distrait


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Related to distrait: corrigible

dis·trait

 (dĭ-strā′)
adj.
Inattentive or preoccupied, especially because of anxiety: "When she did not occupy her accustomed chair at the seminar, Freud felt uneasy and distrait" (Times Literary Supplement).

[Middle English, from Old French, past participle of distraire, to distract, from Latin distrahere; see distract.]

distrait

(dɪˈstreɪ; French distrɛ)
adj
absent-minded; abstracted
[C18: from French, from distraire to distract]

dis•trait

(dɪˈstreɪ)

adj.
distracted; absent-minded.
[1740–50; < French < Latin distractus; see distract]

distrait

, distraught - Distrait means "absent-minded as a result of apprehension, worry, etc."—while distraught means "agitated" and "bewildered, distracted."
See also related terms for worry.
ThesaurusAntonymsRelated WordsSynonymsLegend:
Adj.1.distrait - having the attention diverted especially because of anxiety
inattentive - showing a lack of attention or care; "inattentive students"; "an inattentive babysitter"

distrait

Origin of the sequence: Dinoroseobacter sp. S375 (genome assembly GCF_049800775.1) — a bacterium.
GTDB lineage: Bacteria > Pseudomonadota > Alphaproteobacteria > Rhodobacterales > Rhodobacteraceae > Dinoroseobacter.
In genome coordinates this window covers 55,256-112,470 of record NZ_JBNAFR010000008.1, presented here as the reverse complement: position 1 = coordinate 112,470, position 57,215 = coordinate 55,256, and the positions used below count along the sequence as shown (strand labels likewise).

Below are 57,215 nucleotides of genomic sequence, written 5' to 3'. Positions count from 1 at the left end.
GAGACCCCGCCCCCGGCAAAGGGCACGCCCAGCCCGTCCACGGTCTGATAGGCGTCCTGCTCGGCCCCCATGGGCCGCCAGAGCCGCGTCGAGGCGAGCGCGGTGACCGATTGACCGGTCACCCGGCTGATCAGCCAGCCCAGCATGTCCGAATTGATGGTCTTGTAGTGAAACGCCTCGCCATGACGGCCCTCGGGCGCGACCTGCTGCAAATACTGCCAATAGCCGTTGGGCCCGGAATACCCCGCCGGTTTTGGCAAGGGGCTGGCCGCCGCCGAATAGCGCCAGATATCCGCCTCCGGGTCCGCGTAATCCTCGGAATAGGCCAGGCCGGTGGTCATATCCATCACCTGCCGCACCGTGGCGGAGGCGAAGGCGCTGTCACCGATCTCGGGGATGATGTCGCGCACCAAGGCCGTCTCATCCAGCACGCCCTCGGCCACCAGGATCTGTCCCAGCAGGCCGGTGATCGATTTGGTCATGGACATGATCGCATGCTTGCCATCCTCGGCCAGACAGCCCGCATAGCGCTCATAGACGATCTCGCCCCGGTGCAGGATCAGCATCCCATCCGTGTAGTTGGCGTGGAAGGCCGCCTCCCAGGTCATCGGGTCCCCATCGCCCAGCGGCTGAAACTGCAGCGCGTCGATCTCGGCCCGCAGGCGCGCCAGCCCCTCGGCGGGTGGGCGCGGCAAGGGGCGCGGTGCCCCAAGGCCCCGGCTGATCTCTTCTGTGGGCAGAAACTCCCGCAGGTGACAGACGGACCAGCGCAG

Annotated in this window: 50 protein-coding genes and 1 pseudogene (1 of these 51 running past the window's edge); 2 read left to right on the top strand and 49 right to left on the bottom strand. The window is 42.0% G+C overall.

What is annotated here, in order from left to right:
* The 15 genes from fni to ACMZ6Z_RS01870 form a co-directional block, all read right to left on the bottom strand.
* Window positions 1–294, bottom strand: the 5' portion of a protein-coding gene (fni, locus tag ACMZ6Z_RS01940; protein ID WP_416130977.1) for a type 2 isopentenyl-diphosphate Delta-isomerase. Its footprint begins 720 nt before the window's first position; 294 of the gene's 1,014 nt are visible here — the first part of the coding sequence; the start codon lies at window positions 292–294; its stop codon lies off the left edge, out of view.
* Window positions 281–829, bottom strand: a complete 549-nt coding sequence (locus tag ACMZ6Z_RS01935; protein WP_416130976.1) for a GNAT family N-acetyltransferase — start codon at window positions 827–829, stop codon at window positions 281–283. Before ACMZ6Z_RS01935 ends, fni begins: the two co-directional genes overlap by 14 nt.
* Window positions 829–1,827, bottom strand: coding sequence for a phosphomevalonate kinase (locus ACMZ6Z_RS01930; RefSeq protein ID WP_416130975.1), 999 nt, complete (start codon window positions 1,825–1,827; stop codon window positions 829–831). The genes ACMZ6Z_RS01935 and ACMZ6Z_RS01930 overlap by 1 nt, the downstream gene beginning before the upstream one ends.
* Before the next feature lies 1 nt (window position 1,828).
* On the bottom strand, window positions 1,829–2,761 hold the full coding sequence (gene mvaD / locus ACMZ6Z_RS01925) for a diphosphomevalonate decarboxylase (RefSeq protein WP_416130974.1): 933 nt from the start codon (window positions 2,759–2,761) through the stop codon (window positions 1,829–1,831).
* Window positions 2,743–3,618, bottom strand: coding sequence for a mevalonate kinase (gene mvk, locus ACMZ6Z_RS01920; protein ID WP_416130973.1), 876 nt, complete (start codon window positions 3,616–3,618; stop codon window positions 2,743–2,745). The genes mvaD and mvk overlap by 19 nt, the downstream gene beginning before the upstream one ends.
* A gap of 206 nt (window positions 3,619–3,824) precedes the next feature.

adjective
So lost in thought as to be unaware of one's surroundings:
Idiom: a million miles away.
Translations

distrait

[dɪsˈtreɪ] ADJ (liter) → distraído
References in classic literature ?
While she and Arthur (who had arrived before me) supplied the children with tea and cake, I tried to engage the Earl in conversation: but he was restless and distrait, and we made little progress.
The result of the long strain was seen later in the afternoon, when he sat locked within the turret-room before the still baffling trunk, distrait, listless and yet agitated, sunk in a settled gloom.
You may remember that I was distrait, and remained sitting after you had all alighted.
Holmes was curiously distrait, and we walked up and down the garden path for some time in silence.
Nevertheless, she was just at the moment, a little DISTRAIT.